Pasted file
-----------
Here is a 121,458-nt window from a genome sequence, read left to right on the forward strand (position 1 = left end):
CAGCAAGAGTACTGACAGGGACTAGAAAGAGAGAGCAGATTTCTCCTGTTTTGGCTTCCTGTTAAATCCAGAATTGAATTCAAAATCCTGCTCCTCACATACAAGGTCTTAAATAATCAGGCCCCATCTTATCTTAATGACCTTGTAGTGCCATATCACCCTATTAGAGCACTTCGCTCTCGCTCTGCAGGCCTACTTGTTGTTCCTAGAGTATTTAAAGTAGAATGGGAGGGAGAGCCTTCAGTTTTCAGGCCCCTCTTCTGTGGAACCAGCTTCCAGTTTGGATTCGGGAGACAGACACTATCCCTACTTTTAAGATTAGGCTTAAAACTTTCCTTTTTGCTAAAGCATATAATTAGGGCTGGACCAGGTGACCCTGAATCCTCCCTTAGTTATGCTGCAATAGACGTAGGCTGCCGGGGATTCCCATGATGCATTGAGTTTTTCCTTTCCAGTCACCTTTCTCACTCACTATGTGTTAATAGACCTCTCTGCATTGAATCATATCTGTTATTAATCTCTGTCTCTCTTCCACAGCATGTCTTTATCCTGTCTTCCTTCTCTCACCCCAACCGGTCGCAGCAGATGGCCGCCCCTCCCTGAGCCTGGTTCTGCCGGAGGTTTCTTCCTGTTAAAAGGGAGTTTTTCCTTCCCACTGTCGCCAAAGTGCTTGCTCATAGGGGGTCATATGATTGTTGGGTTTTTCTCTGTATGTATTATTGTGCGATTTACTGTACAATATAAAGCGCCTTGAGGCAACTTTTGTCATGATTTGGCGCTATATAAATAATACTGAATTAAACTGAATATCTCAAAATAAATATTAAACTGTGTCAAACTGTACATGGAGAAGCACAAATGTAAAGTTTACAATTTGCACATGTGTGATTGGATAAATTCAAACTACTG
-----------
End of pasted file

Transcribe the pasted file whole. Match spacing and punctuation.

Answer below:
Here is a 121,458-nt window from a genome sequence, read left to right on the forward strand (position 1 = left end):
CAGCAAGAGTACTGACAGGGACTAGAAAGAGAGAGCAGATTTCTCCTGTTTTGGCTTCCTGTTAAATCCAGAATTGAATTCAAAATCCTGCTCCTCACATACAAGGTCTTAAATAATCAGGCCCCATCTTATCTTAATGACCTTGTAGTGCCATATCACCCTATTAGAGCACTTCGCTCTCGCTCTGCAGGCCTACTTGTTGTTCCTAGAGTATTTAAAGTAGAATGGGAGGGAGAGCCTTCAGTTTTCAGGCCCCTCTTCTGTGGAACCAGCTTCCAGTTTGGATTCGGGAGACAGACACTATCCCTACTTTTAAGATTAGGCTTAAAACTTTCCTTTTTGCTAAAGCATATAATTAGGGCTGGACCAGGTGACCCTGAATCCTCCCTTAGTTATGCTGCAATAGACGTAGGCTGCCGGGGATTCCCATGATGCATTGAGTTTTTCCTTTCCAGTCACCTTTCTCACTCACTATGTGTTAATAGACCTCTCTGCATTGAATCATATCTGTTATTAATCTCTGTCTCTCTTCCACAGCATGTCTTTATCCTGTCTTCCTTCTCTCACCCCAACCGGTCGCAGCAGATGGCCGCCCCTCCCTGAGCCTGGTTCTGCCGGAGGTTTCTTCCTGTTAAAAGGGAGTTTTTCCTTCCCACTGTCGCCAAAGTGCTTGCTCATAGGGGGTCATATGATTGTTGGGTTTTTCTCTGTATGTATTATTGTGCGATTTACTGTACAATATAAAGCGCCTTGAGGCAACTTTTGTCATGATTTGGCGCTATATAAATAATACTGAATTAAACTGAATATCTCAAAATAAATATTAAACTGTGTCAAACTGTACATGGAGAAGCACAAATGTAAAGTTTACAATTTGCACATGTGTGATTGGATAAATTCAAACTACTG